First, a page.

not posting the ad publicly but if anyone wants an entry level job working as an assistant in a fundraising team, PM me and I’ll send you the ad. Would suit anyone who has some experience of fundraising (not necessarily paid work or anything complex) and wants to get in to the sector


#673

So, is it entry level or for someone with experience?

:slight_smile:


#674

Haha fair question – I’ve asked the recruiting manager who says that we’re willing to teach the right person everything about fundraising. If someone has experience of fundraising/volunteering/admin that’s great. The most important thing is having good communication skills and enthusiasm

It’s a very good opportunity :slight_smile:


#675

Ahm oot


#676

CBA reading all of the above so this may have been asked before:

Its a possibility that I’ll be working from home in 6months. The plan being that a company taking the contract that I’m on currently also takes me, installs a subtitle office/studio (i.e pays for the computers/licences etc) and I’ll just work from there, whilst the company is based in London (I’m Manchester).

What’s everyone’s experience of working FULL TIME from home? Do you get shizz done? Do you miss the social contact during the day. Do you miss the exercise of the commute? Do you ever get dressed? Do you eat better or worse?

I feel like it would be a good move but keep doubting myself.


#677

I work at home most of the time (soon to be full time). It’s absolutely fine - provided that you can be disciplined about things like getting dressed, start/finish times etc. Above all, though, I find that I need to be very strict in making myself get out of the house daily - even if it’s just walking the dog, going out for a lunchtime bike ride, or heading out for a pint with mates in the evening. If it wasn’t for that time away from the house I think that I’d go stir crazy pretty quickly.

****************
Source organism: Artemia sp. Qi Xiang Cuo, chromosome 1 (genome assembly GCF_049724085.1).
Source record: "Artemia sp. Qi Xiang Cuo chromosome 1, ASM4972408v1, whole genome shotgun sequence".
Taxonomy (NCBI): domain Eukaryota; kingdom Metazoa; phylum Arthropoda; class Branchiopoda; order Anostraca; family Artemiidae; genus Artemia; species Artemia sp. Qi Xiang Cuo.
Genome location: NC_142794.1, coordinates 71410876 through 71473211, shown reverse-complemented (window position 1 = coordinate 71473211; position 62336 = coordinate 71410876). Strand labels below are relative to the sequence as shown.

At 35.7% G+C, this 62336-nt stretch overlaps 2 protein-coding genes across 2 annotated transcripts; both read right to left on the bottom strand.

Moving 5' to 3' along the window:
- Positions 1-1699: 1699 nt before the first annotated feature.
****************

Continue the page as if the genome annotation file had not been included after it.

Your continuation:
In terms of your other questions - I get more work done at home, and more quickly, than I have ever done in an office environment. Eating has improved - not least because at home I’m not automatically getting a depressing Tesco meal deal every day (the only option where my actual office is). I do not miss the commute in any way, shape or form.


#678

One of my worries is that the main exercise that I get is functional, so cutting the commute will mean a big change in discipline, in that I’ll basically need to cycle to the pool every day to catch up on the exercise I get currently.


#679

Think I’d prob hate it tbh. If I’ve got summat to work on when I’m wfh-ing I’m really productive but if I’ve not I don’t do owt. I’d prob get pretty lonely as well but I am quite a needy baby


#680

I guess a big positive is that I would have solid work and because I work live TV, I wouldn’t be able to let work pile up or whatever, when you’re on, you’re on.


#681

I’ve been noised up for a job where a lot of people work from home. I think it’s very simple equation for me- if I enjoy the work it’d be great and I’ll eat better and my life will be enriched, if i dislike the work it’ll be horrific and id end up fat and miserable